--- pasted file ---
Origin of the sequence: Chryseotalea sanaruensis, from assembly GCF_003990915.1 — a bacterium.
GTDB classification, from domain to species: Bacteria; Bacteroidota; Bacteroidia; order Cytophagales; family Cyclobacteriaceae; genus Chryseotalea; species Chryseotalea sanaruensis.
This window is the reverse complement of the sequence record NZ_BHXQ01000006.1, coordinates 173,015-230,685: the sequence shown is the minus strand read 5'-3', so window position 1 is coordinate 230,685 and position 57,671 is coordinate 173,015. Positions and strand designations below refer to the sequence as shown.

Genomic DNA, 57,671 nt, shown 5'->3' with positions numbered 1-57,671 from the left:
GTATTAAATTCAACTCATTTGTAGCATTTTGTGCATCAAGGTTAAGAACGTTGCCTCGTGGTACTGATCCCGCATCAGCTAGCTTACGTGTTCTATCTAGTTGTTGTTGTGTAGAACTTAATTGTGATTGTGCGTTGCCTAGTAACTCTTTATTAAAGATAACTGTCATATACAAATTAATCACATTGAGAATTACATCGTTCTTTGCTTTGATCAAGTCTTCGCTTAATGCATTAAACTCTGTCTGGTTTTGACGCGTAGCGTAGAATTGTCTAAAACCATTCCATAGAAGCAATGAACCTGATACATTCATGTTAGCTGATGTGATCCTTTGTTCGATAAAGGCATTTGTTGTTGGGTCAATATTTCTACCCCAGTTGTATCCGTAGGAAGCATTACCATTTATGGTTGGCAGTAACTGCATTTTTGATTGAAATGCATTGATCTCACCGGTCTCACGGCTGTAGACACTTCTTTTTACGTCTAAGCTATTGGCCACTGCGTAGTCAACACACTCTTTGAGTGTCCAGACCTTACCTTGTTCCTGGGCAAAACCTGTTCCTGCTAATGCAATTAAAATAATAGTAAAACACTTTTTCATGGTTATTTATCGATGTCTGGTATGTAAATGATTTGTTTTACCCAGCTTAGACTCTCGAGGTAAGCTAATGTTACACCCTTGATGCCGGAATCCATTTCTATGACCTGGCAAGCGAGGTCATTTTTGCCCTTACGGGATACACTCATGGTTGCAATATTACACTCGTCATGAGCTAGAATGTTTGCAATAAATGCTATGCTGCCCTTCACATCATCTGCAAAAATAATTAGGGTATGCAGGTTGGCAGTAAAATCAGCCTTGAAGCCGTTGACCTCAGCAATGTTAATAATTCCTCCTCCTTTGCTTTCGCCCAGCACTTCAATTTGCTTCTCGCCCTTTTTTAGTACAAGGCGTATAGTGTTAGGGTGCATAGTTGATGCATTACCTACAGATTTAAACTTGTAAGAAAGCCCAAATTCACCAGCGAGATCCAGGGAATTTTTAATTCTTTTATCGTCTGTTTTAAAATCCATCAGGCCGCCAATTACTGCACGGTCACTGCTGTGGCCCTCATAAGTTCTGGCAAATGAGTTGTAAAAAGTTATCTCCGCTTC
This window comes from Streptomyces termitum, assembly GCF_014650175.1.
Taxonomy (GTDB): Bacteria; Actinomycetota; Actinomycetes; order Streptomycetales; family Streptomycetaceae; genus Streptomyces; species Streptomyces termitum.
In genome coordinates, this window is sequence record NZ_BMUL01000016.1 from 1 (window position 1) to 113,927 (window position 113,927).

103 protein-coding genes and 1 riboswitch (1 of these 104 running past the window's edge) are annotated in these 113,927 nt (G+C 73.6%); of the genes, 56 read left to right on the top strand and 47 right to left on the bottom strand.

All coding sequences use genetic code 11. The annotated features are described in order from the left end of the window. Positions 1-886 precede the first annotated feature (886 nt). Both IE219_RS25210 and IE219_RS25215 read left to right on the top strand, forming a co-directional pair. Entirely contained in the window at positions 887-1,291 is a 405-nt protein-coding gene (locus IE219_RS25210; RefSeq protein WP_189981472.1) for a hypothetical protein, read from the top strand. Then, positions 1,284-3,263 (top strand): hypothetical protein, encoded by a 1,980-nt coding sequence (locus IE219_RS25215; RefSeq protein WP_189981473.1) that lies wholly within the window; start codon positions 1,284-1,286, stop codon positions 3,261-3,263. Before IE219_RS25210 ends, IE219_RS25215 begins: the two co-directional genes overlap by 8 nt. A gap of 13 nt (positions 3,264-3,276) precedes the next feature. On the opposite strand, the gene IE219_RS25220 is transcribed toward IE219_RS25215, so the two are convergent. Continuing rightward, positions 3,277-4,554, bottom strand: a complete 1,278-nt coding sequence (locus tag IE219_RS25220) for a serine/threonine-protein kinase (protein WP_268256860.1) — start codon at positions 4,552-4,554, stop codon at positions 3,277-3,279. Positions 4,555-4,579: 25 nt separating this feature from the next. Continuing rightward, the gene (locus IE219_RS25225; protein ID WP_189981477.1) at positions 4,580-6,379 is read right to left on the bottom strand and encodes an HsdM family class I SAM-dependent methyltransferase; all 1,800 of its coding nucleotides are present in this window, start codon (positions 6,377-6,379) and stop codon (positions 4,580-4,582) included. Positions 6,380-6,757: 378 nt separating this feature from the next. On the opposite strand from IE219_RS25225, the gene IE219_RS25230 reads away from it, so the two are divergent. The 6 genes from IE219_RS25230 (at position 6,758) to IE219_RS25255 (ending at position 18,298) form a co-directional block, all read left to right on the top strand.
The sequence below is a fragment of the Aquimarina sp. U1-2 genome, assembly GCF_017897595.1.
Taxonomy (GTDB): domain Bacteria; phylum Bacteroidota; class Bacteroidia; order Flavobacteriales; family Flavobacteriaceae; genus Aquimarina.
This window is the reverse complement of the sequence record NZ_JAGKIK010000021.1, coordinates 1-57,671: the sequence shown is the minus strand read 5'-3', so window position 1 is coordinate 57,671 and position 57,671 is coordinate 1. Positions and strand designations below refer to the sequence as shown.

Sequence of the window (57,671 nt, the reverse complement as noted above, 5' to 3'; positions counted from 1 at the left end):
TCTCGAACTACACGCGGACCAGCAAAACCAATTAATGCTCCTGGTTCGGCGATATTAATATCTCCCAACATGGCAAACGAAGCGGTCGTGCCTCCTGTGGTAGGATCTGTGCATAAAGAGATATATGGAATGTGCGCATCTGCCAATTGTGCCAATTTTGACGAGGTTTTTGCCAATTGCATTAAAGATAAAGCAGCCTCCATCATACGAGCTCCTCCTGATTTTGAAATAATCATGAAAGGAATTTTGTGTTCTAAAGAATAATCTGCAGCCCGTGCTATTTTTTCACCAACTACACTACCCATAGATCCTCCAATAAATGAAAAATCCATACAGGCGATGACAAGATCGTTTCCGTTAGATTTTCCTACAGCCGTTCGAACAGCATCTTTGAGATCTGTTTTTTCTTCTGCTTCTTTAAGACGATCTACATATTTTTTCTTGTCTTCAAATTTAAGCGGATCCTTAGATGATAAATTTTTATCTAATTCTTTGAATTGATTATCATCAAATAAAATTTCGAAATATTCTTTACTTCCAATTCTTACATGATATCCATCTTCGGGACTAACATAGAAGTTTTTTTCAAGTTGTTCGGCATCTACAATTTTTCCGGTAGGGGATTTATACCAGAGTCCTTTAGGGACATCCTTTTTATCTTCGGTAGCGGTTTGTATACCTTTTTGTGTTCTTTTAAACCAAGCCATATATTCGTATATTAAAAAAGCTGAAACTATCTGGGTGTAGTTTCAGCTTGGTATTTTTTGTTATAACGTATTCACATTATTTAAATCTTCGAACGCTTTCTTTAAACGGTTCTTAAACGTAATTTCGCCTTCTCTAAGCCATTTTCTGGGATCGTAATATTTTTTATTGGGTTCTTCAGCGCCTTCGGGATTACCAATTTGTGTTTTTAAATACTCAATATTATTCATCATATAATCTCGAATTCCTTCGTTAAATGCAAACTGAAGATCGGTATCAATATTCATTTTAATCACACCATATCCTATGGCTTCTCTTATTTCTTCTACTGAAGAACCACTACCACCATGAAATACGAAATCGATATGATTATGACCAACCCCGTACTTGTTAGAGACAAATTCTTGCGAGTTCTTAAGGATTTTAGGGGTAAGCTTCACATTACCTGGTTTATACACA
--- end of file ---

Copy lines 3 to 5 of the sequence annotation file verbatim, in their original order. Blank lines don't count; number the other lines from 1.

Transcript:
This window is the reverse complement of the sequence record NZ_BHXQ01000006.1, coordinates 173,015-230,685: the sequence shown is the minus strand read 5'-3', so window position 1 is coordinate 230,685 and position 57,671 is coordinate 173,015. Positions and strand designations below refer to the sequence as shown.

Genomic DNA, 57,671 nt, shown 5'->3' with positions numbered 1-57,671 from the left:
GTATTAAATTCAACTCATTTGTAGCATTTTGTGCATCAAGGTTAAGAACGTTGCCTCGTGGTACTGATCCCGCATCAGCTAGCTTACGTGTTCTATCTAGTTGTTGTTGTGTAGAACTTAATTGTGATTGTGCGTTGCCTAGTAACTCTTTATTAAAGATAACTGTCATATACAAATTAATCACATTGAGAATTACATCGTTCTTTGCTTTGATCAAGTCTTCGCTTAATGCATTAAACTCTGTCTGGTTTTGACGCGTAGCGTAGAATTGTCTAAAACCATTCCATAGAAGCAATGAACCTGATACATTCATGTTAGCTGATGTGATCCTTTGTTCGATAAAGGCATTTGTTGTTGGGTCAATATTTCTACCCCAGTTGTATCCGTAGGAAGCATTACCATTTATGGTTGGCAGTAACTGCATTTTTGATTGAAATGCATTGATCTCACCGGTCTCACGGCTGTAGACACTTCTTTTTACGTCTAAGCTATTGGCCACTGCGTAGTCAACACACTCTTTGAGTGTCCAGACCTTACCTTGTTCCTGGGCAAAACCTGTTCCTGCTAATGCAATTAAAATAATAGTAAAACACTTTTTCATGGTTATTTATCGATGTCTGGTATGTAAATGATTTGTTTTACCCAGCTTAGACTCTCGAGGTAAGCTAATGTTACACCCTTGATGCCGGAATCCATTTCTATGACCTGGCAAGCGAGGTCATTTTTGCCCTTACGGGATACACTCATGGTTGCAATATTACACTCGTCATGAGCTAGAATGTTTGCAATAAATGCTATGCTGCCCTTCACATCATCTGCAAAAATAATTAGGGTATGCAGGTTGGCAGTAAAATCAGCCTTGAAGCCGTTGACCTCAGCAATGTTAATAATTCCTCCTCCTTTGCTTTCGCCCAGCACTTCAATTTGCTTCTCGCCCTTTTTTAGTACAAGGCGTATAGTGTTAGGGTGCATAGTTGATGCATTACCTACAGATTTAAACTTGTAAGAAAGCCCAAATTCACCAGCGAGATCCAGGGAATTTTTAATTCTTTTATCGTCTGTTTTAAAATCCATCAGGCCGCCAATTACTGCACGGTCACTGCTGTGGCCCTCATAAGTTCTGGCAAATGAGTTGTAAAAAGTTATCTCCGCTTC